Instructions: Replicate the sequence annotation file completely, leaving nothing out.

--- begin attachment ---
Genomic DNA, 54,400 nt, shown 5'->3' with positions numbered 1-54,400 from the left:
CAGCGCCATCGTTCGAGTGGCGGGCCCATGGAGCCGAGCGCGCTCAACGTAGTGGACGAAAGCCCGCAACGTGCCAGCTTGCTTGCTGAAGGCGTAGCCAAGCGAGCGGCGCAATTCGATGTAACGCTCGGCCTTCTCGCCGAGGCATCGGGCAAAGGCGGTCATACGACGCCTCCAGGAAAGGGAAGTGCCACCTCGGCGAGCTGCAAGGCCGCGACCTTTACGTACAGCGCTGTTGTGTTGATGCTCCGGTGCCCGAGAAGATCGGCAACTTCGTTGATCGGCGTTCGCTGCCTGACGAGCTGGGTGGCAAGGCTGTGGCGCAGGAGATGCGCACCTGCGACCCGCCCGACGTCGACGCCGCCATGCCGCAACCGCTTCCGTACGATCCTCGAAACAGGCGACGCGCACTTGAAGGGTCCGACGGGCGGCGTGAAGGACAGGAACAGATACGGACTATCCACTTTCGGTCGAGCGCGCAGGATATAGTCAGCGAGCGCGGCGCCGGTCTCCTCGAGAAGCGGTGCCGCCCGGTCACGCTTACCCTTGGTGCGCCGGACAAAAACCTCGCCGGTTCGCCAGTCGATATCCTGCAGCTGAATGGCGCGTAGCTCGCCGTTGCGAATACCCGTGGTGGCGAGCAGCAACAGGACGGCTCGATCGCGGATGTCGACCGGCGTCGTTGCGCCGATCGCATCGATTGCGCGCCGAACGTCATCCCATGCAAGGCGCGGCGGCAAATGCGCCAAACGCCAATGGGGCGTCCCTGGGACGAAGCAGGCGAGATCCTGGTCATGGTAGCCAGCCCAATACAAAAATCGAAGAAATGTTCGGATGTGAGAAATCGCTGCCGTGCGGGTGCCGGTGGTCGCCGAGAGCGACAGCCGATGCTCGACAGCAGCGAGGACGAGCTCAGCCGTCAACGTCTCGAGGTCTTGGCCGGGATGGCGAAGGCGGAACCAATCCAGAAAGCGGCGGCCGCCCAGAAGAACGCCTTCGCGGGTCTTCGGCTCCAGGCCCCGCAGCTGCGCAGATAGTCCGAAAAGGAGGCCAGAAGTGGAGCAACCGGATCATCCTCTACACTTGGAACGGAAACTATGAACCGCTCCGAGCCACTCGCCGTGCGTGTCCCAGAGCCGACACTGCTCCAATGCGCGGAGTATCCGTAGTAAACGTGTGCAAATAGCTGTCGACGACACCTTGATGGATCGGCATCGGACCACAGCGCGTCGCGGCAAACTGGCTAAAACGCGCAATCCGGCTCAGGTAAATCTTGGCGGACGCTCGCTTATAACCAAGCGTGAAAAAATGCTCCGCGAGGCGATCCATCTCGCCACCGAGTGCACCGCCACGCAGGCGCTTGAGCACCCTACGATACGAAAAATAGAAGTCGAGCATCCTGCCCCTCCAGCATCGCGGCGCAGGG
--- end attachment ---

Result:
Genomic DNA, 54,400 nt, shown 5'->3' with positions numbered 1-54,400 from the left:
CAGCGCCATCGTTCGAGTGGCGGGCCCATGGAGCCGAGCGCGCTCAACGTAGTGGACGAAAGCCCGCAACGTGCCAGCTTGCTTGCTGAAGGCGTAGCCAAGCGAGCGGCGCAATTCGATGTAACGCTCGGCCTTCTCGCCGAGGCATCGGGCAAAGGCGGTCATACGACGCCTCCAGGAAAGGGAAGTGCCACCTCGGCGAGCTGCAAGGCCGCGACCTTTACGTACAGCGCTGTTGTGTTGATGCTCCGGTGCCCGAGAAGATCGGCAACTTCGTTGATCGGCGTTCGCTGCCTGACGAGCTGGGTGGCAAGGCTGTGGCGCAGGAGATGCGCACCTGCGACCCGCCCGACGTCGACGCCGCCATGCCGCAACCGCTTCCGTACGATCCTCGAAACAGGCGACGCGCACTTGAAGGGTCCGACGGGCGGCGTGAAGGACAGGAACAGATACGGACTATCCACTTTCGGTCGAGCGCGCAGGATATAGTCAGCGAGCGCGGCGCCGGTCTCCTCGAGAAGCGGTGCCGCCCGGTCACGCTTACCCTTGGTGCGCCGGACAAAAACCTCGCCGGTTCGCCAGTCGATATCCTGCAGCTGAATGGCGCGTAGCTCGCCGTTGCGAATACCCGTGGTGGCGAGCAGCAACAGGACGGCTCGATCGCGGATGTCGACCGGCGTCGTTGCGCCGATCGCATCGATTGCGCGCCGAACGTCATCCCATGCAAGGCGCGGCGGCAAATGCGCCAAACGCCAATGGGGCGTCCCTGGGACGAAGCAGGCGAGATCCTGGTCATGGTAGCCAGCCCAATACAAAAATCGAAGAAATGTTCGGATGTGAGAAATCGCTGCCGTGCGGGTGCCGGTGGTCGCCGAGAGCGACAGCCGATGCTCGACAGCAGCGAGGACGAGCTCAGCCGTCAACGTCTCGAGGTCTTGGCCGGGATGGCGAAGGCGGAACCAATCCAGAAAGCGGCGGCCGCCCAGAAGAACGCCTTCGCGGGTCTTCGGCTCCAGGCCCCGCAGCTGCGCAGATAGTCCGAAAAGGAGGCCAGAAGTGGAGCAACCGGATCATCCTCTACACTTGGAACGGAAACTATGAACCGCTCCGAGCCACTCGCCGTGCGTGTCCCAGAGCCGACACTGCTCCAATGCGCGGAGTATCCGTAGTAAACGTGTGCAAATAGCTGTCGACGACACCTTGATGGATCGGCATCGGACCACAGCGCGTCGCGGCAAACTGGCTAAAACGCGCAATCCGGCTCAGGTAAATCTTGGCGGACGCTCGCTTATAACCAAGCGTGAAAAAATGCTCCGCGAGGCGATCCATCTCGCCACCGAGTGCACCGCCACGCAGGCGCTTGAGCACCCTACGATACGAAAAATAGAAGTCGAGCATCCTGCCCCTCCAGCATCGCGGCGCAGGG